The Warner Archive Collection brings us three classic catalogue titles out of the Standard and into the realms of High-Definition.
In continuing their fine tradition of reviving the occasional catalogue title for today's HD-savvy generations, the Warner Archive Collection has been releasing more vintage titles to Blu-ray than ever before. Recently, three classic titles from one end of yesteryear or another - the 1933 musical 42nd Street, the oddball 1986 magical fantasy/comedy/adventure Ladyhawke, and the mythical 1981 urban horror flick Wolfen - landed on my doorstep; each as far removed from the other as can be. My trio of diversity begins with the 1933 musical 42nd Street, as choreographed by the great Busby Berkeley and directed by the one and
It's a great pleasure seeing classic films on the big screen.
In college I had one of those special, "make an inspirational movie about him" kind of professors. He was also the theatre director, and for most of my collegiate life, I did work study under him. He was a brilliant teacher, capable of making even the dullest plays seem utterly fascinating, and a great director. It was a small college and he had a minuscule budget but he somehow managed to put up productions that rivaled the nearby million-dollar Shakespeare Festival. He helped further my academic education and schooled me in life. He was also a good friend. Sadly, he
A groundbreakingly potent depiction of bleak social commentary
When discussing some of the most influential LGBT films, Stephen Frears' 1985 modern classic My Beautiful Laundrette usually is one of the most talked about, because it doesn't just address the unforunate issues of homophobia, but also the brutal, sometimes tragic aspects of racism, social status, and cultural differences. One of the reasons why it remains such an influential film is because it showcases a same-sex relationship that is both tender and unusual. It is no wonder why this is considered, along side The Grifters and Dangerous Liaisons, one of his very best cinematic creations. The story centers on Omar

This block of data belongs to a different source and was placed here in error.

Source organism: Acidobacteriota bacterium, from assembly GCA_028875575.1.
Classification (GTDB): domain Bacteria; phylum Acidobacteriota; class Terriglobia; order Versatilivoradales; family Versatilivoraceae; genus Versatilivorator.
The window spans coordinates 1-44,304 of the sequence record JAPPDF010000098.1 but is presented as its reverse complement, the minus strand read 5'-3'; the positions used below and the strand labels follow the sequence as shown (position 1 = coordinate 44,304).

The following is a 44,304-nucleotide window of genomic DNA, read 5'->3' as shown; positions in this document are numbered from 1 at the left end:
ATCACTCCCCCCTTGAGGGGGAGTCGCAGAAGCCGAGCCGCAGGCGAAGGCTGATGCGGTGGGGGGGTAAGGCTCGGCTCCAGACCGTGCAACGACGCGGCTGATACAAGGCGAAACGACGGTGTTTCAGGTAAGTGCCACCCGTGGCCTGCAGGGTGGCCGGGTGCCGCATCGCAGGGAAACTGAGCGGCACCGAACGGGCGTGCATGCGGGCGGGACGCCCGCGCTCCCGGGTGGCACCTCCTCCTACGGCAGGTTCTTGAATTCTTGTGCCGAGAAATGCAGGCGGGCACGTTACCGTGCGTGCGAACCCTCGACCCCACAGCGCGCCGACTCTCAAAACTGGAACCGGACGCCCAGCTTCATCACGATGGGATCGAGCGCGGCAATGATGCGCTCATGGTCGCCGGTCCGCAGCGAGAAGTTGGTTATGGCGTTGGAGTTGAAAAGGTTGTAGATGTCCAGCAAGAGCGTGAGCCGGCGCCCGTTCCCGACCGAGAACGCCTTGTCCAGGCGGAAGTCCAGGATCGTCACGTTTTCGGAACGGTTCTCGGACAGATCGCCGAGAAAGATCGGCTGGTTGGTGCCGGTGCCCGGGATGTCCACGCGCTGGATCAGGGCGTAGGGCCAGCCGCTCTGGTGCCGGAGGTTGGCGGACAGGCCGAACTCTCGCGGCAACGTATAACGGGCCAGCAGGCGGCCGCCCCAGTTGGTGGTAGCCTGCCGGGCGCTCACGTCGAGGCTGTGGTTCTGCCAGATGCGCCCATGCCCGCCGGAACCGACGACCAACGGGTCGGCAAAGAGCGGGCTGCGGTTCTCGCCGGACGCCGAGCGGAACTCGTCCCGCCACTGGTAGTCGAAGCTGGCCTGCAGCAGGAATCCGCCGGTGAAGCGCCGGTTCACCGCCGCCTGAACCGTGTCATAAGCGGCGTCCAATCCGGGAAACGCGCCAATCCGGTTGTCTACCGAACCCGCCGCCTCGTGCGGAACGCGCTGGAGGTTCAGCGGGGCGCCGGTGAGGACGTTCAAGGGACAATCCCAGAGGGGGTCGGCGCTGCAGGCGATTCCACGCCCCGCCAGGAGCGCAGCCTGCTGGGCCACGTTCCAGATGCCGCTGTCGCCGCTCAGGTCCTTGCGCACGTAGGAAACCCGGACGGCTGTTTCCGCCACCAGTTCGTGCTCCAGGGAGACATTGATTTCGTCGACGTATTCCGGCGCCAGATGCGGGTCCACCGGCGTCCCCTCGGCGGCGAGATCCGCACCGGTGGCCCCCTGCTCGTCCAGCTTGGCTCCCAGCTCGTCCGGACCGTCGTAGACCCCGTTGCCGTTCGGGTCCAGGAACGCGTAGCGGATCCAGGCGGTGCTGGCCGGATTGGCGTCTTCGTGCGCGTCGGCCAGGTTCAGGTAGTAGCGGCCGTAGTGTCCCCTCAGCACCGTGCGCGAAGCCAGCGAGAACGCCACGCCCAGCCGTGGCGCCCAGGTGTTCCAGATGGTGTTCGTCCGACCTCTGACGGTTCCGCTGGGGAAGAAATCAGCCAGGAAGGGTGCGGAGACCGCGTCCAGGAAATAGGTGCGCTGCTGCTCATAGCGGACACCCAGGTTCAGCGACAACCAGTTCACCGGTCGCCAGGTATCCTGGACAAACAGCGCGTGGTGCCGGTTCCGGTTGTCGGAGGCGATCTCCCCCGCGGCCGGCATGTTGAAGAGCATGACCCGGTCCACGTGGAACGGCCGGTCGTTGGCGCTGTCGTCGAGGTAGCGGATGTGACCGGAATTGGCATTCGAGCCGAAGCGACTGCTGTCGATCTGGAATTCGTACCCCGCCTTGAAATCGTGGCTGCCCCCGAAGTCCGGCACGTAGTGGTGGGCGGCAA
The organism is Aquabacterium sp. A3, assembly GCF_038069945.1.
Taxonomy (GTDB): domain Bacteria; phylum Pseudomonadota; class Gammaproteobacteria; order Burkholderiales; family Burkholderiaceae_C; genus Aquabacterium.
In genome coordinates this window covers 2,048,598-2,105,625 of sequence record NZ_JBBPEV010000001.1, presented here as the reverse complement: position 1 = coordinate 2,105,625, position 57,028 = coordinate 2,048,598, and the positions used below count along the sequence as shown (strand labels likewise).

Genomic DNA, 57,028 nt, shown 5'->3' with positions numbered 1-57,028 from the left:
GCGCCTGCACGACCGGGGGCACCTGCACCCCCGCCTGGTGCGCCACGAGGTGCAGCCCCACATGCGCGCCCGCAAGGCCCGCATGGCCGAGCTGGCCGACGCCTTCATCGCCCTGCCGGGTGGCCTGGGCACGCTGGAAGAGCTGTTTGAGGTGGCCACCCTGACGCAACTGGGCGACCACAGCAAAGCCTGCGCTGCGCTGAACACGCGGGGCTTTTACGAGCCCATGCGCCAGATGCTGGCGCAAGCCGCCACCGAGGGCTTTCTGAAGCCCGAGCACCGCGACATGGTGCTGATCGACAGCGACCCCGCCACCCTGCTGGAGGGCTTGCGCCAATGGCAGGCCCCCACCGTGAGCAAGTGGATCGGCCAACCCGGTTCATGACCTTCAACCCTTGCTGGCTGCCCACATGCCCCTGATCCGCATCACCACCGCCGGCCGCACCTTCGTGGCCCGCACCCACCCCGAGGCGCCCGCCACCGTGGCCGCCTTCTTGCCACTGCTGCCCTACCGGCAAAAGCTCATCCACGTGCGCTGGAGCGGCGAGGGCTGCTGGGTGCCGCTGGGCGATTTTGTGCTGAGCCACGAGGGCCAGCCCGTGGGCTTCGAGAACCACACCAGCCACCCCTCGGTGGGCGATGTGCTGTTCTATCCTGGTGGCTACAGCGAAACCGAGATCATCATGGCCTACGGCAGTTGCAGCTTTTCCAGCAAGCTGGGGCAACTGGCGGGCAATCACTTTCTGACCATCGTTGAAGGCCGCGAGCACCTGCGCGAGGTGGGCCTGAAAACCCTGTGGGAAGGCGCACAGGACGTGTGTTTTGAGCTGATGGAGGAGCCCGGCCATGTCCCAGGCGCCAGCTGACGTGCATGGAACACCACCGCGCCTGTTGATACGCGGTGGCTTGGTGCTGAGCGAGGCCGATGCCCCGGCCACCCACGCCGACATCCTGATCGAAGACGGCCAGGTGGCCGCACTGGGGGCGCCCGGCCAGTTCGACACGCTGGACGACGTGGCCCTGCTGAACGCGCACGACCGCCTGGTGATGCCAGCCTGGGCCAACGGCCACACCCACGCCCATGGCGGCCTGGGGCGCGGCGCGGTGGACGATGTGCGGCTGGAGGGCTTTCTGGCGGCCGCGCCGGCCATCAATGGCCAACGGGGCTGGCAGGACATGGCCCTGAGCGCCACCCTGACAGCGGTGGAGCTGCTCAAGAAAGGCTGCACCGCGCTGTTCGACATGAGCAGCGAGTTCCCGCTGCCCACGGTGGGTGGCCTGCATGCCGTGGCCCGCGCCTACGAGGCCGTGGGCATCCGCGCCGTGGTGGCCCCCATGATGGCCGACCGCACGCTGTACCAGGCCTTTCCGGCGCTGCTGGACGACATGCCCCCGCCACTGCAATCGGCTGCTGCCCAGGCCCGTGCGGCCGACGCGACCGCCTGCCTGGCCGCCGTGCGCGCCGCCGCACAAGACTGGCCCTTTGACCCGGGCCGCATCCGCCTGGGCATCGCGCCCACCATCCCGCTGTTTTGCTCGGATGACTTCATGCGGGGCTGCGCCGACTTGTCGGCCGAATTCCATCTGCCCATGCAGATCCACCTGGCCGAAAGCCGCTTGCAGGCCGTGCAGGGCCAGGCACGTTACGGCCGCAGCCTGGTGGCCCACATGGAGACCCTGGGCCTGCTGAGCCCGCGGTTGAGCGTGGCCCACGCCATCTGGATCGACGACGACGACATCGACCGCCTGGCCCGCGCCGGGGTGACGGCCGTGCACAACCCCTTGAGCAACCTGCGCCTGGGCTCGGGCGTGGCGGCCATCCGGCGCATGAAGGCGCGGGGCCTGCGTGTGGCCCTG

Age must pass as youth enters.
My Chaplin journey hasn't been linear. I didn't start with the silent shorts and work my way through The Kid (1921) and onto A Countess From Hong Kong (1967). It was a rambling journey that went forwards and backwards through highlights of his spectacular career with Criterion including Modern Times, The Great Dictator, City Lights, and The Gold Rush. In many ways the other films were reflections and parables of the times Chaplin was living in. The newest Criterion Blu-ray release is Limelight from 1952. It's subtitled "in his human drama" and this film is his most personal story. The
The first feature film from Swedish filmmaker Jan Troell has its visual merits, but it's bogged down by a leaden narrative.
A film that’s both engrossing and enervating at turns, Here is Your Life kicked off the feature-film career of Swedish director Jan Troell, an art house sensation in the ’70s with breakthrough duo The Emigrants and The New Land. The multi-talented Troell directed, shot, edited, and co-wrote the screenplay for Here is Your Life, based on one of a series of semi-autobiographical novels by Eyvind Johnson, and though Troell’s camerawork and editing are often inventive, the film never really breaks free from its novelistic shackles. After his father falls ill, teenager Olof (Eddie Axberg) is forced to leave his sickness-ridden